I am doing this AMA on behalf of ESPN Films’ “O.J.: Made in America” which is airing over ESPN this week.

I have produced and directed three films for HBO, including Magic and Bird: A Courtship of Rivals, Brooklyn Dodgers: The Ghosts of Flatbush and The Curious Case of Curt Flood. I also co-produced the documentary Cutie and The Boxer.

I’ve done other projects for ESPN Films including directing the 30 for 30 documentary Requiem for the Big East and I also directed The Opposition, which aired as part of the 30 for 30 Soccer Stories series.

I’m a native of Washington D.C. and currently live in Brooklyn.

I warn you that I may not have all the answers as to what was or may currently be happening inside the mind of O.J. Simpson, but I’m happy to answer any and all questions about the making of this documentary to the best of my ability.

Proof: https://twitter.com/30for30/status/743117467824840704

Edit: Hey Reddit, thank you so much for all the questions! They were all very thoughtful and insightful, I very much hope that you guys continue enjoying the documentary.

Comments: 274 • Responses: 42  • Date: 

elschultheis40 karma

After spending as much time as you have on this documentary series and spending 5 hours in studio with the LeBatard Show:

Who do you find more immoral, OJ or Stugotz?

EzraEdelman29 karma

OJ. And it's not even close.

inmyboxers34 karma

To what extent, if any, should we view the OJ downfall as a symptom of a long career in the NFL and a brain likely ravaged from CTE?

EzraEdelman21 karma

It's impossible to know. One has to be dead before one's brain can be examined, so one will never know if O.J. suffers from CTE.

CCDAE22 karma

Do you think OJ had the greatest fall from grace in sports history?

EzraEdelman43 karma

I think his fall transcends sports.

TheCurseOfJamesDolan22 karma

I imagine when you start a documentary, you do a fair deal of research. I also imagine, doing interviews and talking with people, you learn a lot more stuff. So, what's something new you learned while making the OJ documentary? Any information that surprised you?

EzraEdelman20 karma

Yes, there is a lot of information that surprised me.. I learned everything! As much as I knew about OJ's football career, I learned a lot more details about his upbringing and his personal life that I wasn't aware of before.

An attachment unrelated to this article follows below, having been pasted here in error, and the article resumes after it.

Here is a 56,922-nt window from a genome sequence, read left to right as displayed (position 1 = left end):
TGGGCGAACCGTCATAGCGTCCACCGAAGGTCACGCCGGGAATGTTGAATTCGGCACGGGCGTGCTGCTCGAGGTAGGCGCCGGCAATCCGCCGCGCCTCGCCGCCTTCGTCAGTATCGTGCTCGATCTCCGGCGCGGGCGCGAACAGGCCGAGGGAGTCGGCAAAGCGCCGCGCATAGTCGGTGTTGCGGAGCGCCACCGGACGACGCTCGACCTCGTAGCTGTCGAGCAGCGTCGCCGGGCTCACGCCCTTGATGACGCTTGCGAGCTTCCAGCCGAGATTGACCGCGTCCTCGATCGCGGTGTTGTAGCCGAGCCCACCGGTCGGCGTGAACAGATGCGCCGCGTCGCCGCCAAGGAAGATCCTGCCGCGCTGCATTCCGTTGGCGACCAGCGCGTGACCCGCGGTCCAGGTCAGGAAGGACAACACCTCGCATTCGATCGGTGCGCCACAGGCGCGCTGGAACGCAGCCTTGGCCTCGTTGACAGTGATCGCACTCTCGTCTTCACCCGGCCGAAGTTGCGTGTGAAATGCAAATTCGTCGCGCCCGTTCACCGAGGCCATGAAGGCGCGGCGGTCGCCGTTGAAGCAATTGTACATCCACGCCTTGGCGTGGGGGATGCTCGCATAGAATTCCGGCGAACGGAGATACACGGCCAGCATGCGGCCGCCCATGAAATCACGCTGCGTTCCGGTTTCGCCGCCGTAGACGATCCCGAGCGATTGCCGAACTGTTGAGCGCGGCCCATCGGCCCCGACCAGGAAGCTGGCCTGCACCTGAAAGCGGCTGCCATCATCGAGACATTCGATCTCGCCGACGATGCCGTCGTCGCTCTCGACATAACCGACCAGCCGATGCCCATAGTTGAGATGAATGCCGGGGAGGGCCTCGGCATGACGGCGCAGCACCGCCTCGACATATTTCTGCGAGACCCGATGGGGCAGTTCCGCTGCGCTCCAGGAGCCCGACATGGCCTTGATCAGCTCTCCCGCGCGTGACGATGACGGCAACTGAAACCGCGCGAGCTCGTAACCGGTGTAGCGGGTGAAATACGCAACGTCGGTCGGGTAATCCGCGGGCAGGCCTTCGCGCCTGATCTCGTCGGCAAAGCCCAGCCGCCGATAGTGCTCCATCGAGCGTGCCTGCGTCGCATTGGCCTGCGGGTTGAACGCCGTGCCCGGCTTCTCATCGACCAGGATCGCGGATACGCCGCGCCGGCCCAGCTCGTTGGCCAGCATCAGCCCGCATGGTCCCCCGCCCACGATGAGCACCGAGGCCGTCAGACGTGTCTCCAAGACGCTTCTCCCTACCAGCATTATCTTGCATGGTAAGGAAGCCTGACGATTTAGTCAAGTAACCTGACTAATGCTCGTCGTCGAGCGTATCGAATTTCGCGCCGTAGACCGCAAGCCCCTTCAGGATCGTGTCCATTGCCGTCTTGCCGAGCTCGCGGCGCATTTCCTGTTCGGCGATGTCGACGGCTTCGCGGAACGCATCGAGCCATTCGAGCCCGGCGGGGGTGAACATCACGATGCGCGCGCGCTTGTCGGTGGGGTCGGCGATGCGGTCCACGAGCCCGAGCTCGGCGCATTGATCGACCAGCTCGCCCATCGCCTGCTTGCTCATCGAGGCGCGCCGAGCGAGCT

I also learned about the history of Los Angeles and the tumultuous relationship between the black community there and the police department.

shrek_ate_my_dad19 karma

I appreciate the work you've done with your ESPN Films. The first two parts of the OJ: Made in America documentary have been phenomenal.

I'm wondering, did you have any direct contact with O.J. Simpson while making this documentary? Were you able to glean any insights from him directly?

EzraEdelman18 karma

No, I was not able to glean any insights from him. I wrote a letter to him in prison, I heard no response.

babeshun112 karma

It's an entirely different doc, but did you enjoy 'June 17th, 1994'?

EzraEdelman21 karma

I did. I haven't watched it in a few years but I remember watching it and being taken back to my experience of that day in 1994. I also enjoyed the creative approach telling a story exclusively through archival footage.

WicksCherrycoke10 karma

I feel that Vincent Bugliosi wrote the best book on the Simpson trial, by leaps and bounds. Of course, Vince died recently, but did you try to get ahold of him when you were doing this project? (disclaimer: I've only seen Part I so far) If so, can you tell us about that a bit? Thanks.

EzraEdelman6 karma

I agree that Bugliosi’s book Outrage was one of the better books written about the trial. I read his book as part of my process in researching the story, but I did not have a chance to speak directly with him.

ThomasJCarcetti9 karma

I really enjoy all of your documentaries you've done so far. Since you are a native of Washington DC would you happen to support any of the local teams around here?

EzraEdelman14 karma

Oh yes, I'm a huge Georgetown Hoyas fan, first and foremost.

Fleurdetots7 karma

What do you hope is the biggest thing people take away from watching "O.J.: Made in America?"

EzraEdelman25 karma

That the whole story is a lot more complicated than it's been made out to be and that there are a lot of sides to this story that need to be understood.

eaglesfan24457 karma

What was the hardest part of making the documentary?

EzraEdelman15 karma

Getting all of the people who appeared in the film to participate.

GronkyGronk7 karma

I love the documentary, very interesting but I cant help but notice how dark all the interviews look from a color grading standpoint. Was that a creative choice? or Was it a function of not having a larger lighting package on set?

EzraEdelman10 karma

I didn't realize the interviews were so dark. Sorry.

AbeFroman19865 karma

I love watching 30 for 30s, my favorite so far probably has to be Fantastic Lies. What is it about 30 for 30s that make them so unique? Are 30 for 30s picked by ESPN or can a director come to ESPN with a story pitch?

EzraEdelman8 karma

It works both ways. ESPN commissions projects, but they also take pitches from directors. I suggest you email Connor with your top 10 ideas of films to make.

treycash5 karma